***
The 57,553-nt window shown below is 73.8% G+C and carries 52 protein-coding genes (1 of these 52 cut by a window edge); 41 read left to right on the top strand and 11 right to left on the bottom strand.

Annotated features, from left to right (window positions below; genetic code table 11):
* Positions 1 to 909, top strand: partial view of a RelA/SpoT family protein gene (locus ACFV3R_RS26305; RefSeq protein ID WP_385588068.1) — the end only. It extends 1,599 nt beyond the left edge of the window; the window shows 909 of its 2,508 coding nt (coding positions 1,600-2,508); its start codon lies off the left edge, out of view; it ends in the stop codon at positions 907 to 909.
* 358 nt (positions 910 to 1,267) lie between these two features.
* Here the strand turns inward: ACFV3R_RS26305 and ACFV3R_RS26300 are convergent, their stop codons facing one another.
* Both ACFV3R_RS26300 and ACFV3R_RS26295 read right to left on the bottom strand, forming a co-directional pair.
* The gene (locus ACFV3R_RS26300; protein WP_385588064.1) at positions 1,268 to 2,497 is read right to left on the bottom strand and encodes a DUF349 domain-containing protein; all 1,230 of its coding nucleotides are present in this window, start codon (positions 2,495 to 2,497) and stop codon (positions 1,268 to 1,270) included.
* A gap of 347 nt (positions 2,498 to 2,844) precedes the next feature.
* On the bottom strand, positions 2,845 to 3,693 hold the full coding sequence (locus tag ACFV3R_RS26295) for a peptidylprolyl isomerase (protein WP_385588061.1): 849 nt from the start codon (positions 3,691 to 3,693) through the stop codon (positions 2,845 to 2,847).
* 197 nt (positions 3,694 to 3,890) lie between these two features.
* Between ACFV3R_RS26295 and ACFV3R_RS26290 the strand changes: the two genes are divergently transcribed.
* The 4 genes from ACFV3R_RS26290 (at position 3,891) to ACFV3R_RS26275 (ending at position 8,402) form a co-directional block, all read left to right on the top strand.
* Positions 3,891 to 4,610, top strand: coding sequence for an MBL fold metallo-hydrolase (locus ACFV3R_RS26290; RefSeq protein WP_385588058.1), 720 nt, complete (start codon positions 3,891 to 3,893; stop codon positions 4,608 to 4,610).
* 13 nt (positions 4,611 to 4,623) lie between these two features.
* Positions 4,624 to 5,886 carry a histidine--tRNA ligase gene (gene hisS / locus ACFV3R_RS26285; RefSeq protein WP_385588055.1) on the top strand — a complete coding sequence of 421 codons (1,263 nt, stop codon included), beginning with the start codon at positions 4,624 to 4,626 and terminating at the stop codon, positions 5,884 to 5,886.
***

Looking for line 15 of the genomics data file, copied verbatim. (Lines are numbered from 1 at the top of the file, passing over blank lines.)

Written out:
* Positions 4,624 to 5,886 carry a histidine--tRNA ligase gene (gene hisS / locus ACFV3R_RS26285; RefSeq protein WP_385588055.1) on the top strand — a complete coding sequence of 421 codons (1,263 nt, stop codon included), beginning with the start codon at positions 4,624 to 4,626 and terminating at the stop codon, positions 5,884 to 5,886.